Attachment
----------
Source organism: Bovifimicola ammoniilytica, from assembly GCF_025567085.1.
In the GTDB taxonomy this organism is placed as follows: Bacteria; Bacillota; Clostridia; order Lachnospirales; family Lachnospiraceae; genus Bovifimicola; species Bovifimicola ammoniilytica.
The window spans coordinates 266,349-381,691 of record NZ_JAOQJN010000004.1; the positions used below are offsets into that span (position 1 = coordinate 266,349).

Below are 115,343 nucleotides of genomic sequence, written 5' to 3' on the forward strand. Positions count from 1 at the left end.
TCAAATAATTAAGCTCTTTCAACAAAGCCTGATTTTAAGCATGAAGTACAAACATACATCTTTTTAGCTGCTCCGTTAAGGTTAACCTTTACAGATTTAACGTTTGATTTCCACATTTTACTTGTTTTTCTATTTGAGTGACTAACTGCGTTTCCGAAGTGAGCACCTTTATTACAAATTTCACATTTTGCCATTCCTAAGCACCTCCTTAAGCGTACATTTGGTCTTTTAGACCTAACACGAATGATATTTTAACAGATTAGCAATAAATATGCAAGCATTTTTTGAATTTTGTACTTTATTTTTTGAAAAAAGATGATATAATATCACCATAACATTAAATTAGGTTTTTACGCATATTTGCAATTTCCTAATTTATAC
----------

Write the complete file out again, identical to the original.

Source organism: Bovifimicola ammoniilytica, from assembly GCF_025567085.1.
In the GTDB taxonomy this organism is placed as follows: Bacteria; Bacillota; Clostridia; order Lachnospirales; family Lachnospiraceae; genus Bovifimicola; species Bovifimicola ammoniilytica.
The window spans coordinates 266,349-381,691 of record NZ_JAOQJN010000004.1; the positions used below are offsets into that span (position 1 = coordinate 266,349).

Below are 115,343 nucleotides of genomic sequence, written 5' to 3' on the forward strand. Positions count from 1 at the left end.
TCAAATAATTAAGCTCTTTCAACAAAGCCTGATTTTAAGCATGAAGTACAAACATACATCTTTTTAGCTGCTCCGTTAAGGTTAACCTTTACAGATTTAACGTTTGATTTCCACATTTTACTTGTTTTTCTATTTGAGTGACTAACTGCGTTTCCGAAGTGAGCACCTTTATTACAAATTTCACATTTTGCCATTCCTAAGCACCTCCTTAAGCGTACATTTGGTCTTTTAGACCTAACACGAATGATATTTTAACAGATTAGCAATAAATATGCAAGCATTTTTTGAATTTTGTACTTTATTTTTTGAAAAAAGATGATATAATATCACCATAACATTAAATTAGGTTTTTACGCATATTTGCAATTTCCTAATTTATAC